Consider Your Plea Or Your Life May Change Forever

Too Fast A Resolution To Your Criminal Case Could Cost You Long Term

With literally decades of legal experience under his belt, starting in the early 1970’s, attorney Glenn R. Roderman has seen his share of cases get resolved by plea bargains with prosecutors. Sometimes, taking a plea can be the best answer to resolving a case quickly and efficiently, and this is particularly true if there are circumstances making it difficult to mount an effective defense. You can watch videos of Mr. Roderman discussing the pros and cons of trials.

Behind Bars, The Pressure Is Great To Get Out Of Jail

Broward County main jailCertainly, when one is sitting in a jail cell awaiting a court date, there is immense appeal to being released sooner rather than later. Taking a plea bargain to get out of jail, however, is a mistake. First, considering the facts of your case is a critical measure of whether you are being man-handled by the prosecution. It is no secret that prosecutors will sometimes stack charges in their information filings in order to impel the accused into making a rash decision. This type of prosecutorial coersion has been met with great success by states’ attorneys and districts’ attorneys nationwide. It is not unique to Florida.

What results, in many cases, however, is that one will cop to a plea for a crime he did not commit, only because it will result in his release from jail more quickly. If the case is resolved by plea, and the conviction is for a felony charge, a slew of new issues now comes into play. Considering these issues and their long-term impact on your life is critical to avoiding a plea bargain trap. But, how do you know when such a trap is laid?

Viewing your situatation from a long-term perspective will help put your current circumstances in their proper place. You can only do this when you have competent legal representation, and that does not mean taking the advice of fellow inmates or friends and relatives.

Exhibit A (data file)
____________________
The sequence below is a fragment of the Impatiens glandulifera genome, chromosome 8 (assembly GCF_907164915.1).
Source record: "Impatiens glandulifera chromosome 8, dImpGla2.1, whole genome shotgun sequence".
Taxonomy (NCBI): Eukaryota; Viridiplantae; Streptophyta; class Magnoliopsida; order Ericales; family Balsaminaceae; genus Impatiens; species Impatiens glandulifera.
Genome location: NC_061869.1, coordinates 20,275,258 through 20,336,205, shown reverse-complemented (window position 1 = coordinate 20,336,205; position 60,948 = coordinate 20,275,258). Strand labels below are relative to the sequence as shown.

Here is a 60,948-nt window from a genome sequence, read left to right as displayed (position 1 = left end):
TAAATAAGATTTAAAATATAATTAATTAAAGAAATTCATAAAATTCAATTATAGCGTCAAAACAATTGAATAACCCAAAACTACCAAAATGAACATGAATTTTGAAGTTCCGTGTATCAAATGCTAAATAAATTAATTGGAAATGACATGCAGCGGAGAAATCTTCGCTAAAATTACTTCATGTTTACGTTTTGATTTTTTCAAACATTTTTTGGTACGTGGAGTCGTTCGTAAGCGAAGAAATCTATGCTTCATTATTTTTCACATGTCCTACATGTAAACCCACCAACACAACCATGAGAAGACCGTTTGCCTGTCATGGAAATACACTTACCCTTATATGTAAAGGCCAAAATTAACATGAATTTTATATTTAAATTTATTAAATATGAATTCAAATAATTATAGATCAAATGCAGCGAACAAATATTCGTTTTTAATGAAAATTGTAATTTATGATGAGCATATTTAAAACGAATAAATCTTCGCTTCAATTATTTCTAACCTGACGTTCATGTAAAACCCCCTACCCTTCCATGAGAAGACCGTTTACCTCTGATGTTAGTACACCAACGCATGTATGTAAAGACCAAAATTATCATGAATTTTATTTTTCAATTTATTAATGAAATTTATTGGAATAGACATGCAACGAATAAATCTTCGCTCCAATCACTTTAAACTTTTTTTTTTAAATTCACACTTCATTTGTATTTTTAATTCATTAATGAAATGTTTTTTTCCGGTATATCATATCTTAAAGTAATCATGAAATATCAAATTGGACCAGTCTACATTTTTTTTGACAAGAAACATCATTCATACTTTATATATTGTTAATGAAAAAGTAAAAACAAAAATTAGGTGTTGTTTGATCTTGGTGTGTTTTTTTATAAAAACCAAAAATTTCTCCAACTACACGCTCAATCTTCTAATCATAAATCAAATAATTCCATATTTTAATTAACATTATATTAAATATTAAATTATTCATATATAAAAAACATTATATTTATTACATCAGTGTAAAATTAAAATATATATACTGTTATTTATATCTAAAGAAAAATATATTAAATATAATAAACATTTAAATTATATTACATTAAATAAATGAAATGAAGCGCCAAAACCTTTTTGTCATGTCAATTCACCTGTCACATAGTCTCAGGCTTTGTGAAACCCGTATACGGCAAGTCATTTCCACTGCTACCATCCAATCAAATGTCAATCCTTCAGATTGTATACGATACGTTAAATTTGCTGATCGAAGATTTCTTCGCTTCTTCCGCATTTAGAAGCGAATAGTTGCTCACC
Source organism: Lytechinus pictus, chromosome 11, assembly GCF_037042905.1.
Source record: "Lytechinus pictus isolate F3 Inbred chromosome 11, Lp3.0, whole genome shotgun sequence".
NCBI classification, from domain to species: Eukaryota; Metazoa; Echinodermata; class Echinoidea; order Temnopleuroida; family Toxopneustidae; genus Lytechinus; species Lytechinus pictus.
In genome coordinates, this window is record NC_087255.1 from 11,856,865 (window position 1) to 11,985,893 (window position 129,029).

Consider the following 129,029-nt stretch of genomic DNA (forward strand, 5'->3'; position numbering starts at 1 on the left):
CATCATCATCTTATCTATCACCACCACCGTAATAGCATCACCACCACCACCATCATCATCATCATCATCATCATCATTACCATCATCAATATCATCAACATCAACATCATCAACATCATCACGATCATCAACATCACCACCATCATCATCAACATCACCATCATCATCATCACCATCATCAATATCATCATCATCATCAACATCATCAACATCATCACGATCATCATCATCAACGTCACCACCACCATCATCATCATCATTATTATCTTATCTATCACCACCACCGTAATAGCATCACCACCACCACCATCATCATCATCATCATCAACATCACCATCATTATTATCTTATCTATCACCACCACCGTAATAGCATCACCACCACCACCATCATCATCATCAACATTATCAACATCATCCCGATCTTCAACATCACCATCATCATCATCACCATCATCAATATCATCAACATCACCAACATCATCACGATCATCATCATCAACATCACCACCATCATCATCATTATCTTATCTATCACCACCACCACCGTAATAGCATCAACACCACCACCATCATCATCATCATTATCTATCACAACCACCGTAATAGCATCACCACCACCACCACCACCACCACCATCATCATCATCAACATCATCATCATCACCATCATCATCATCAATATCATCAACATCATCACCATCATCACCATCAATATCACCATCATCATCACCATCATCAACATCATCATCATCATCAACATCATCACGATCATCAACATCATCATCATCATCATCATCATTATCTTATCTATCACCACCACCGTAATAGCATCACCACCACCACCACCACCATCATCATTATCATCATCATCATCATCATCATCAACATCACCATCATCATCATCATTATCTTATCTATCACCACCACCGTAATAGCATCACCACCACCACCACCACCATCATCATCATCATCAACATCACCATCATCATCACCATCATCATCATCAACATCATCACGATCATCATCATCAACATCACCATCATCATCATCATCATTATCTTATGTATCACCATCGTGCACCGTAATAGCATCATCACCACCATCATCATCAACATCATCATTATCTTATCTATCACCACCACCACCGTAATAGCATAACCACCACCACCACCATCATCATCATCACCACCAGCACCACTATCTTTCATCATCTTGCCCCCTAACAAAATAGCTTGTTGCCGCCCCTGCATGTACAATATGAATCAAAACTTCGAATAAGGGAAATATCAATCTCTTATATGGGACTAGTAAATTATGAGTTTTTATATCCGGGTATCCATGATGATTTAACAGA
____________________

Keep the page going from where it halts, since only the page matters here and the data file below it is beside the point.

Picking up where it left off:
Know Your Real Options By Discussing Your Case With An Attorney

Glenn R. Roderman discussing a case with a client.

Glenn R. Roderman discussing a case with a client.

First, you should consult with a qualified legal advocate or representative. This means you need to lawyer up, period! A qualified criminal attorney, like Glenn R. Roderman, will be able to assess the state’s case against you, explain your options and help you determine the proper course to resolve your criminal case. Viewing your situatation from a long-term perspective will help put your current circumstances in their proper place. You can only do this when you have competent legal representation, and that does not mean taking the advice of fellow inmates or friends and relatives.

What Changes With A Bad Plea?

Taking a plea bargain, especially when there are other options available, will impact your life in myriad ways. In many states, copping a plea or otherwise being convicted of a felony will result in a permanent loss of your civil rights. This is hardly a bargain, long term, particularly when you may have a far better option. One of those civil rights is the right to vote, one of our most precious gifts in the United States. Florida, among a host of other states, permanently revokes your right to vote when you are convicted of a felony. In fact, only two states permit felons to vote, even while behind bars, as you can read in a chart on ProCon.org.

Something else that happens is that you become registered as a convicted felon, a moniker that will forever follow you, regardless of the state in which you find yourself. This has a tremendous impact on the kind of jobs you can take, whether you will qualify for certain government-backed loans, whether you can ever be bonded or licensed, among a plethora of other negative consequences.

The damage of a felony conviction simply can not be understated. Given that we are fortunate to live in the United States, opportunity to restart one’s life always abound. However, needlessly adding new legal barriers to your happiness and success can often be avoided, particularly if you heed the sound advice of a good attorney.